Ian C Smith writes in the Gippsland Lakes region of Victoria, and on Flinders Island. His work has appeared in Antipodes, Cordite, Eureka Street, Griffith Review, Journal of Working Class Studies, Meniscus, Shaping the Fractured Self (UWAP), and So Fi Zine. His seventh book is wonder sadness madness joy published by Ginninderra Press.
PLUNGING DOWN UNDER
An immigrant in a land of swimmers who, sinuous, suntanned, at the outdoor pool – the baths – drip on towels over concrete, steaming between lazy plunges underwater, I have a problem. Pale, skinny but strong, I must master deep water or wither in shame, both terrifying thoughts. Most ten-year old English children can’t swim. Australians, casually dolphinesque, plunge into happiness. I confess to my working sister who taught me to read, who can swim. She agrees we shall go when it is quiet and execute our plan.
Schoolwork is easy, fractions and friction, explorers and progress instead of kings and queens, bloodshed and plague. Arriving in winter I play football, win at monkey bar grappling, prove my worth receiving the strap with a smirk for laughing at larrikins’ antics, so Australia – bonzer, you beaut, good-oh, suits this Pommie. Fair dinkum, mate.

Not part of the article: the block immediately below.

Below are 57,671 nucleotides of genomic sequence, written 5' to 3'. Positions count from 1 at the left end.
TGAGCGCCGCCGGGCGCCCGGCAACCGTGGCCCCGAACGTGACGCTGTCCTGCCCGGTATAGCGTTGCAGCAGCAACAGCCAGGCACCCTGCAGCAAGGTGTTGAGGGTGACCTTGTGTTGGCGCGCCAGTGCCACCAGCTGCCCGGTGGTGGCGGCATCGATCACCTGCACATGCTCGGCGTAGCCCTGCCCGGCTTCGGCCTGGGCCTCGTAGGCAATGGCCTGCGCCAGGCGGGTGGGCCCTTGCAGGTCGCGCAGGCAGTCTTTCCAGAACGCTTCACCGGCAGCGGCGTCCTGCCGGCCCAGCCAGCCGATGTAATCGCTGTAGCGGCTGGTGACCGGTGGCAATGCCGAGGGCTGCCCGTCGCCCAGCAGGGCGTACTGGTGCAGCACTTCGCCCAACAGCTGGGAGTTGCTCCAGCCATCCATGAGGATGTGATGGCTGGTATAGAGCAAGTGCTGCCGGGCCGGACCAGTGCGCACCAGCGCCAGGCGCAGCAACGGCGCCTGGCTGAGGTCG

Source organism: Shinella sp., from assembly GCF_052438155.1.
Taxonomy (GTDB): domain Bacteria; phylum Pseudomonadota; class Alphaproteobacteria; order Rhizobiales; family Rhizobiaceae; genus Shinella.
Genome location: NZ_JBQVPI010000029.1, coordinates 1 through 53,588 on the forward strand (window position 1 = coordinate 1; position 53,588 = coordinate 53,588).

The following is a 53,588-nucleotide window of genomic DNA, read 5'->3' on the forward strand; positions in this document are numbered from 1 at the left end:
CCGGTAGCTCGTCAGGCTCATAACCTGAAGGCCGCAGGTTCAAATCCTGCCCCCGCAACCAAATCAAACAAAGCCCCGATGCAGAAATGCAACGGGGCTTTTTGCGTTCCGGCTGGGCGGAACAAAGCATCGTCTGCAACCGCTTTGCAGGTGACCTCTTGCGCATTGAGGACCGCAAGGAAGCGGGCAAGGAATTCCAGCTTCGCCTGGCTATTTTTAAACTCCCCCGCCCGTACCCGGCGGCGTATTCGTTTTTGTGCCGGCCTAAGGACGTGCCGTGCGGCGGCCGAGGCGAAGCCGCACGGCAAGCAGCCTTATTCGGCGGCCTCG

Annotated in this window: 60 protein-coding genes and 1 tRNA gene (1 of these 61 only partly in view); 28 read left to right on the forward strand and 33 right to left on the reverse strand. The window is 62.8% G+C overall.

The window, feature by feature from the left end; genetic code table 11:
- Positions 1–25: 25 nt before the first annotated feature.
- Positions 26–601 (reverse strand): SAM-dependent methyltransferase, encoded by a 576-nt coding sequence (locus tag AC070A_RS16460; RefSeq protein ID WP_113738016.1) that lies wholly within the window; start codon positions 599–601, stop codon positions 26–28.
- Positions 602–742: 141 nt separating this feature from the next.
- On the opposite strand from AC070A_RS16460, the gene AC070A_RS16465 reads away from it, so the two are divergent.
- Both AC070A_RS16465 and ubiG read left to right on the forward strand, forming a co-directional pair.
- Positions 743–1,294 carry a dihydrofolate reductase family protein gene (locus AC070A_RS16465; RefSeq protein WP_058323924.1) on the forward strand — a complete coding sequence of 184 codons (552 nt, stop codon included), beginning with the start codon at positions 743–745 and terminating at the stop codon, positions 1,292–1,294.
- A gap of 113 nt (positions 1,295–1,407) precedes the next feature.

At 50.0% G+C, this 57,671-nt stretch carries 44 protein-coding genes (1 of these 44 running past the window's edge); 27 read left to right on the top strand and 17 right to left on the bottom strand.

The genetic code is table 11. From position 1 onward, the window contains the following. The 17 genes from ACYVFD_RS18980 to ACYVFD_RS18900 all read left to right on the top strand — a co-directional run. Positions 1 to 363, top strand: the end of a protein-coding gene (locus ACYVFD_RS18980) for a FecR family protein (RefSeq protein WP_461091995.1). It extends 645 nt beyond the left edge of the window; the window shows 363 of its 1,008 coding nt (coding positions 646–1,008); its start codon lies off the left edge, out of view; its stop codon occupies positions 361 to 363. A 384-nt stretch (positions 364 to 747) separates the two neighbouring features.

My parents struggle, mother carping about Australia’s backwardness in blue airmails to the post-war bleakness they fled, while my father, an outcast at work, becomes a bully at home. I already hate Pommie whingeing, their sorrowful bandaged past, their jealousy of my integration. I attend school, therefore fit in.
Cool, promise of a ripper morning, silvered pool just opened, my sister slips us over the side into the deep end, coaxing. Shivering, swivelling, I watch, listen for mates. Minutes of harsh whispering later I let go, sink, toe-touch bottom, dogpaddle, lungs in panic, break the surface gasping. Elated, I go again and again, further out each time. I can swim. More or less.
Now I must climb to the high board. Diving is for drawling bronzed gods, or lunatics, but I can jump. Schoolmates have arrived, including a girl whose mother’s newspaper I deliver. They watch my frightful ascent. I hesitate when I look down, see my future looking up, know I must go, know I will.
© Ian C Smith, 2022